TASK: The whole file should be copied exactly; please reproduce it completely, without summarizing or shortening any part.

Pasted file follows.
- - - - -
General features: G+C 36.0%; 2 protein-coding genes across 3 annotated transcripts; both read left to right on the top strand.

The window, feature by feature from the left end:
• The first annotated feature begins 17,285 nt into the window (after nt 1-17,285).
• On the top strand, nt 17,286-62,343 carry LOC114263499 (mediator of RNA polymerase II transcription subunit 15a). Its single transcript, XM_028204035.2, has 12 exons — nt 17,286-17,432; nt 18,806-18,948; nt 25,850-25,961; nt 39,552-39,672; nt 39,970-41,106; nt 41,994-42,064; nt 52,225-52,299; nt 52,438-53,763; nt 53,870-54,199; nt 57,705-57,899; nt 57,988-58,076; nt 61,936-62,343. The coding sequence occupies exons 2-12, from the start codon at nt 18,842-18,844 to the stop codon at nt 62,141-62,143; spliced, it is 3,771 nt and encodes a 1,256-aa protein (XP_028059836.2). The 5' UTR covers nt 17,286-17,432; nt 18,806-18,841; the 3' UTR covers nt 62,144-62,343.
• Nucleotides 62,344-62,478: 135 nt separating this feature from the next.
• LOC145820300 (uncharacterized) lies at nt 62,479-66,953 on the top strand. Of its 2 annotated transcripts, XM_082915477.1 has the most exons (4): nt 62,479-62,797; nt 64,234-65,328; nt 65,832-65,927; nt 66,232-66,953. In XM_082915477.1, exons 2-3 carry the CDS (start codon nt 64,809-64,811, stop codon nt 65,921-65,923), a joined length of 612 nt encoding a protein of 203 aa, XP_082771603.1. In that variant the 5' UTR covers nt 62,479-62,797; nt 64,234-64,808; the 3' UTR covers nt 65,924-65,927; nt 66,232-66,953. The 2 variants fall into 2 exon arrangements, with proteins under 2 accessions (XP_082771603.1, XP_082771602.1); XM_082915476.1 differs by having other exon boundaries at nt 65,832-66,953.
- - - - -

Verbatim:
General features: G+C 36.0%; 2 protein-coding genes across 3 annotated transcripts; both read left to right on the top strand.

The window, feature by feature from the left end:
• The first annotated feature begins 17,285 nt into the window (after nt 1-17,285).
• On the top strand, nt 17,286-62,343 carry LOC114263499 (mediator of RNA polymerase II transcription subunit 15a). Its single transcript, XM_028204035.2, has 12 exons — nt 17,286-17,432; nt 18,806-18,948; nt 25,850-25,961; nt 39,552-39,672; nt 39,970-41,106; nt 41,994-42,064; nt 52,225-52,299; nt 52,438-53,763; nt 53,870-54,199; nt 57,705-57,899; nt 57,988-58,076; nt 61,936-62,343. The coding sequence occupies exons 2-12, from the start codon at nt 18,842-18,844 to the stop codon at nt 62,141-62,143; spliced, it is 3,771 nt and encodes a 1,256-aa protein (XP_028059836.2). The 5' UTR covers nt 17,286-17,432; nt 18,806-18,841; the 3' UTR covers nt 62,144-62,343.
• Nucleotides 62,344-62,478: 135 nt separating this feature from the next.
• LOC145820300 (uncharacterized) lies at nt 62,479-66,953 on the top strand. Of its 2 annotated transcripts, XM_082915477.1 has the most exons (4): nt 62,479-62,797; nt 64,234-65,328; nt 65,832-65,927; nt 66,232-66,953. In XM_082915477.1, exons 2-3 carry the CDS (start codon nt 64,809-64,811, stop codon nt 65,921-65,923), a joined length of 612 nt encoding a protein of 203 aa, XP_082771603.1. In that variant the 5' UTR covers nt 62,479-62,797; nt 64,234-64,808; the 3' UTR covers nt 65,924-65,927; nt 66,232-66,953. The 2 variants fall into 2 exon arrangements, with proteins under 2 accessions (XP_082771603.1, XP_082771602.1); XM_082915476.1 differs by having other exon boundaries at nt 65,832-66,953.